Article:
Negroni said that a framework was needed to help advance global understanding of the U.S. market.
“Most people appreciate that the municipal market is the ‘original’ impact market, but without measurement tools, it is hard bridge the divide between our market and the large pool of global institutional and mission-driven investors,” he said.
He added that standardized data and language would help his both the company and its clients.
“Uniform, data-driven and transparent metrics to measure the non-financial impacts of investment activity are becoming a standard for the global institutional investor community which represent a majority of FCO’s clients,” he said.
The Coalition has gathered industry thought leaders who recognize socially responsible-interested investors exist both in the United States and overseas.
Members of the coalition include: Will MacPherson, head of the municipal finance group at Ipreo; Matt Hodgson, the technical architect for new municipal initiatives at Ipreo; Jane Campbell, director of the Washington, D.C., office of the National Development Council and President of Women Impacting Public Policy; Julie Egan, director of municipal research at Community Capital Management; Rodrigo Garcia, Illinois Deputy State Treasurer; Michael Belsky, executive director of the Center for Municipal Finance at the Harris School for Public Policy at the University of Chicago; Justin Land, chief municipal strategist at Wasmer, Schroeder & Co.; Cary Krosinsky, lecturer within sustainable finance at the Yale School of Management and a faculty advisor on energy studies at Yale College; Stephen Winterstein, managing director of municipal research at Wilmington Trust; Mike Bloomberg, project manager for the Jacobs Institute at Cornell Tech and the co-founder of the infrastructure data technology startup Groundwork; Justin M. Underwood, director of federal policy and fixed income research for the Bond Dealers of America; James McIntyre, director of Capital Markets for the New York State Division of Housing and Community Renewal; and Danford Peterson, chief investment officer at Fundamental Infrastructure Impact Opportunities.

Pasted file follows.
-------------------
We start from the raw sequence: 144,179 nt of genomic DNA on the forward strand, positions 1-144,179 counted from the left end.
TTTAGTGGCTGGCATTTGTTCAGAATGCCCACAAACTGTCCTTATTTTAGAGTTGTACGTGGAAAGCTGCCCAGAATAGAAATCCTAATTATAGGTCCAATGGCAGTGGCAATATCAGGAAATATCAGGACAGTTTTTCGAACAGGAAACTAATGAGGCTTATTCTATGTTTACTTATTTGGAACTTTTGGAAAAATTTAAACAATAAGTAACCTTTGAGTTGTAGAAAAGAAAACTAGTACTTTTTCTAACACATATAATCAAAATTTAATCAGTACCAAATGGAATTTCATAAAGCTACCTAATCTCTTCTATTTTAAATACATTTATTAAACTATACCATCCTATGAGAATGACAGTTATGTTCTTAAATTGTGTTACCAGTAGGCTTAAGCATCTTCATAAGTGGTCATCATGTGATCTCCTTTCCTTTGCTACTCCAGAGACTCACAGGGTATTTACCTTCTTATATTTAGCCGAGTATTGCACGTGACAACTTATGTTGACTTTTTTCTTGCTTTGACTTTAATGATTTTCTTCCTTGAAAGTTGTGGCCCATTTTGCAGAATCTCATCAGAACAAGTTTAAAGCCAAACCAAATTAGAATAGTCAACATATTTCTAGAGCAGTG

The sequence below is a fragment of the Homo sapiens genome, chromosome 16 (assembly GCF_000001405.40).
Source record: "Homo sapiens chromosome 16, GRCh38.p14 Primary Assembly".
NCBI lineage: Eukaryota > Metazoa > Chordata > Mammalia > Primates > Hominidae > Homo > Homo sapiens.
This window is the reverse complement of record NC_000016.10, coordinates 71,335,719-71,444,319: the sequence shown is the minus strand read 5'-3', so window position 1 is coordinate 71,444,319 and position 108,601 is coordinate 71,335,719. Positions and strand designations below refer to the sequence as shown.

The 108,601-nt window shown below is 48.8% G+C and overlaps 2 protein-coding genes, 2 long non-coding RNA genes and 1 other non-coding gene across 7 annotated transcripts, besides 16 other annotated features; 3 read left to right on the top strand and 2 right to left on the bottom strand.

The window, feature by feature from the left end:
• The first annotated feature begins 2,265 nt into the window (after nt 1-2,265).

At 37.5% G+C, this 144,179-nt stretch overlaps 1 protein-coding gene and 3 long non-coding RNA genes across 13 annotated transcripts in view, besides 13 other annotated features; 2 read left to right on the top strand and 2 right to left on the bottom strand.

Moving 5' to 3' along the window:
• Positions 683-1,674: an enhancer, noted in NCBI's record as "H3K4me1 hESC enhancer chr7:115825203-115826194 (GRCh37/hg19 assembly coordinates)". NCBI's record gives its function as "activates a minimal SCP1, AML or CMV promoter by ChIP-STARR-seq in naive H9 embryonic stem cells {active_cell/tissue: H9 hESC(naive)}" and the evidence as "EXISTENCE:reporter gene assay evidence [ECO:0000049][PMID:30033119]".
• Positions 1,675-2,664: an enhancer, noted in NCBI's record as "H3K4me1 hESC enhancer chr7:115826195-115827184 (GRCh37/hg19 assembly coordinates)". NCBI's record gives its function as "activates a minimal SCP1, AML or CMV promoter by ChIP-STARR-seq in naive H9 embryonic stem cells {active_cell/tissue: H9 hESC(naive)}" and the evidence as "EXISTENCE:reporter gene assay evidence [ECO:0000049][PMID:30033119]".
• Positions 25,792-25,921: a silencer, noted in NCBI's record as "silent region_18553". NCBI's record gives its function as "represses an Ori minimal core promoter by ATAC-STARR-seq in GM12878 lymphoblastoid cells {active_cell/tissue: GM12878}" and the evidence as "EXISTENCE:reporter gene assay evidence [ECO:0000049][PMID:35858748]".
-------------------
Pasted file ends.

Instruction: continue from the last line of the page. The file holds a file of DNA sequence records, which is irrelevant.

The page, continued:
Posner was most recently head of market strategy at Neighborly. Before that, he was one of the founders of Court Street Group, which provides weekly analysis of public finance matters. And prior to this, he was a managing director at Municipal Market Advisors. He spent most of his childhood abroad in Senegal, The Gambia, Bolivia and Peru. He is a graduate of Georgetown University with degrees in Government and History.
“As recently stated by our Chief Investment Office, ‘a significant subset of [the municipal bond market] represents bonds whose proceeds specifically fund projects with social or environmental objectives…’ [Sustainable investing | Education primer: Sustainable municipal bonds, Aug. 1, 2018],” said UBS’ Price.
Posner said he hopes more bond market participants will join with the Coalition in order to educate and inform more people about municipals bonds. “Join us in supporting schools, hospitals, transportation, energy systems, housing and our water and sewer authorities,” he said.